A tale of two Justins
For a number of years, if you were talking about a Canadian named Justin, most people assumed it would be Justin Bieber, the performer born and raised in London, Ontario. A lot of success for a young man who now has a reported net worth of some 200 million. If social media is another measurement, he has often been at the top of the lists of Twitter and YouTube. He is a powerful influence among the young and I would like to believe (clever and shameless link to his third studio album) he will project a positive influence in the future – mind you – worth 200 million or so, that’s pretty much up to him.
There is a more recent Canadian ‘Justin’ who has become well known outside of Canada and that is our current prime minster, Justin Trudeau. He may not have the kind of money the younger man has, but with an inheritance of some 1.2 million and earnings as a public speaker at major conferences, financially, he’s doing ‘not bad’.
In March of 2012, Trudeau took part in a charity boxing match with what certainly appeared to be a worthy opponent, conservative Senator Patrick Brazeau. Brazeau was expected to win, he had a military background, martial arts training, big biceps and a ‘hard knock life’ look about him. Trudeau? He was just too good looking and in comparison, appeared scrawny and perhaps pampered.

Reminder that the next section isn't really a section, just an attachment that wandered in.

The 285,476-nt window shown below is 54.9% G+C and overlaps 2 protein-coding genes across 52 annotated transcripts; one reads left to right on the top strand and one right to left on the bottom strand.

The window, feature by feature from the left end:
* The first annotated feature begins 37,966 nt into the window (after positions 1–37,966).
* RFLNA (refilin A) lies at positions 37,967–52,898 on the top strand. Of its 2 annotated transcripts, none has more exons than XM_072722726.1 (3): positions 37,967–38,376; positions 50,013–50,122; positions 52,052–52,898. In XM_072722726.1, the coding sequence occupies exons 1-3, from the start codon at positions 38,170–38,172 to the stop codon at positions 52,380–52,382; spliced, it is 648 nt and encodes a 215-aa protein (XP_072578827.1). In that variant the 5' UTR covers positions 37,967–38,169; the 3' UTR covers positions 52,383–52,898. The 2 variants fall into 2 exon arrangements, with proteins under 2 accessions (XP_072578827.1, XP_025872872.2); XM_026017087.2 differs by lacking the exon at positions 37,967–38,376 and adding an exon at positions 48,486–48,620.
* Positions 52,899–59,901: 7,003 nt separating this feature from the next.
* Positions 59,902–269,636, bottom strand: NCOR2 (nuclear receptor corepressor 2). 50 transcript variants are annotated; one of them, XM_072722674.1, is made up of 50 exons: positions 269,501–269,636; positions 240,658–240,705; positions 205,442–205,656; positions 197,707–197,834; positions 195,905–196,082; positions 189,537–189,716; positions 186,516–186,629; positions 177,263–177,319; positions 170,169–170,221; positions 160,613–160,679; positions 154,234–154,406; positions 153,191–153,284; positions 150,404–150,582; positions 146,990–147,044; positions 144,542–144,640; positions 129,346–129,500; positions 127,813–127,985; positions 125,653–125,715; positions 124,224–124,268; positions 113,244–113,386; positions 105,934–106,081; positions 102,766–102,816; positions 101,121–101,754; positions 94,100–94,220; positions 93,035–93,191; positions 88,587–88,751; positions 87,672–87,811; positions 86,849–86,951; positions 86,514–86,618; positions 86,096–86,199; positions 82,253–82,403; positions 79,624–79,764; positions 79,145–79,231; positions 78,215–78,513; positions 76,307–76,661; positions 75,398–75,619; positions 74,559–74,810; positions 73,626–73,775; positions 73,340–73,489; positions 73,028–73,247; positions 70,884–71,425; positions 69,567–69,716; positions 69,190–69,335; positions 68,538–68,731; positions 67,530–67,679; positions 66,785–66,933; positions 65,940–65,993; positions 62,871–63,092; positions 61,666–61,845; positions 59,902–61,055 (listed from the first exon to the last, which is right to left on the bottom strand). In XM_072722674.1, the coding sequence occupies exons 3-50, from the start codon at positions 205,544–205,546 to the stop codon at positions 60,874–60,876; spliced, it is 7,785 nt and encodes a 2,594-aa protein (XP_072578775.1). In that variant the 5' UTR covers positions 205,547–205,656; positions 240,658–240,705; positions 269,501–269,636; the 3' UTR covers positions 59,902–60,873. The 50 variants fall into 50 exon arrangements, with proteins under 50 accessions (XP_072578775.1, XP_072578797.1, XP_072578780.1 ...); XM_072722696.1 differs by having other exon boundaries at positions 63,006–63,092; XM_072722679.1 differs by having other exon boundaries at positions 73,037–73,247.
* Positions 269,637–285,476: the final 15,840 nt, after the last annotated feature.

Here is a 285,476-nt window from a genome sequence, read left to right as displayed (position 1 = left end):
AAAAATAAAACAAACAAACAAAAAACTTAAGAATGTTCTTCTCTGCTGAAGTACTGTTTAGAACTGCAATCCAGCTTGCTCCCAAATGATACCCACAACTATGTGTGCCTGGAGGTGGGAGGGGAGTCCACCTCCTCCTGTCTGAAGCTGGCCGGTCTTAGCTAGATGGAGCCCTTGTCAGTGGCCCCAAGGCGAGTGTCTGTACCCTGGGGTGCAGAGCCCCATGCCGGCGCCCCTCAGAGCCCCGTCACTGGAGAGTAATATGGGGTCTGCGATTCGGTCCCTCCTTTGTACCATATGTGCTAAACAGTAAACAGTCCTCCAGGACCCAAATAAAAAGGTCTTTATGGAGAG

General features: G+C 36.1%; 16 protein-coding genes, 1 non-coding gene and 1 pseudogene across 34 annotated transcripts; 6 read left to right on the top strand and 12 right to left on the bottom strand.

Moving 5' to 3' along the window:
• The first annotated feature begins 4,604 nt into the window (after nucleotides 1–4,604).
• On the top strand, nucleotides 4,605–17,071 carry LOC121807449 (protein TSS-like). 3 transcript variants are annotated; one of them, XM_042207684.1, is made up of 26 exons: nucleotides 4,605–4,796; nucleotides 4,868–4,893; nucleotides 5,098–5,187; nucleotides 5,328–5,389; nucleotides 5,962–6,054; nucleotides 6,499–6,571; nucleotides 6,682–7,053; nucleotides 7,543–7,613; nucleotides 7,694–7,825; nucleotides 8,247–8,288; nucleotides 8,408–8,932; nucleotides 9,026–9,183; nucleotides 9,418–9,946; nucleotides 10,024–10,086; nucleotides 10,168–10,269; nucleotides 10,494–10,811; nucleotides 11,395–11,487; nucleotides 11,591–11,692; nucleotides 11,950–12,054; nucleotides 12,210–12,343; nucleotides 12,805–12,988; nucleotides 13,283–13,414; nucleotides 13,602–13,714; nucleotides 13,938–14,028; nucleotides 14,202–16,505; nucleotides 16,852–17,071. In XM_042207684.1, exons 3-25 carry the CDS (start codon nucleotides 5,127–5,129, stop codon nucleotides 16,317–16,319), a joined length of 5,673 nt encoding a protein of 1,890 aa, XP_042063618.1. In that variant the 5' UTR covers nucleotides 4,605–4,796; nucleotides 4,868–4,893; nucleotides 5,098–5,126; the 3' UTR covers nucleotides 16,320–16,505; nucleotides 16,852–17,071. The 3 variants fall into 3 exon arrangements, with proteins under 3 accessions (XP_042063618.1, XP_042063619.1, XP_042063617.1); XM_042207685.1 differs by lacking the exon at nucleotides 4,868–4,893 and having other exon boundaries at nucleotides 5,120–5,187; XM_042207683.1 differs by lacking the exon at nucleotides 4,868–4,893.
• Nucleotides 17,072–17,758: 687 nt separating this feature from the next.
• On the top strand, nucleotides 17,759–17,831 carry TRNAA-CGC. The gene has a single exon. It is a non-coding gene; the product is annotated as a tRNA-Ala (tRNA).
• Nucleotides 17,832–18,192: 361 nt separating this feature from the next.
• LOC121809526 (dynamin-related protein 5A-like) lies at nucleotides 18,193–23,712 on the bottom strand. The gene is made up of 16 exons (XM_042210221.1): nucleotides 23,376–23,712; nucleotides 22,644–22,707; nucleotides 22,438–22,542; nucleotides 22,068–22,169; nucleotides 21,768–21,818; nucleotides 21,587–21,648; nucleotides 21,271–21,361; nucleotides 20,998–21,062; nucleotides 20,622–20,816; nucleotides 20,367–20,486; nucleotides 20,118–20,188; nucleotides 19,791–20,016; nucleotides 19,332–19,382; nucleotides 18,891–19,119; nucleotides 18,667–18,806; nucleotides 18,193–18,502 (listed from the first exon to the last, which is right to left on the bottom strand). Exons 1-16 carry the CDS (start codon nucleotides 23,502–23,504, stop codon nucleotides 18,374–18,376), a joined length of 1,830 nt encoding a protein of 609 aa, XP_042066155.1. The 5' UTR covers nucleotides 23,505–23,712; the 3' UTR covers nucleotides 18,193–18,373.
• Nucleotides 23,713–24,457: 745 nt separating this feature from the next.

While the reported big winner was the Regional Cancer Foundation of Ottawa to the tune of almost a quarter of a million dollars, Justin Trudeau, who had some initial training from his father, the previous prime minister, had trained for six months, twice a week then four times a week, took the match by a technical knock-out in the third round. I recall an interview where he said that many people believe the strength in boxing is being able to hit. “It is not”, he said. “It is in being able to take a punch.”
Take it, shake it off and carry on.
A lot of people believe that collections, effective collections in accounts receivable, is being able to ‘collect’. It is not. Anyone can collect from someone who has money and is willing to pay. Effective and professional collections is being able to hear ‘no’, shake it off and carry on. ‘We want to win – but can handle losing’.
Don’t shake it off and forget everything. What can you learn before you hear the bell for the next round?
Defeat is not declared when you fall, but when you refuse to stand again.
Learn how to ‘shake it’ at our next program in Halifax and St. John’s NLD next week. Send email for details.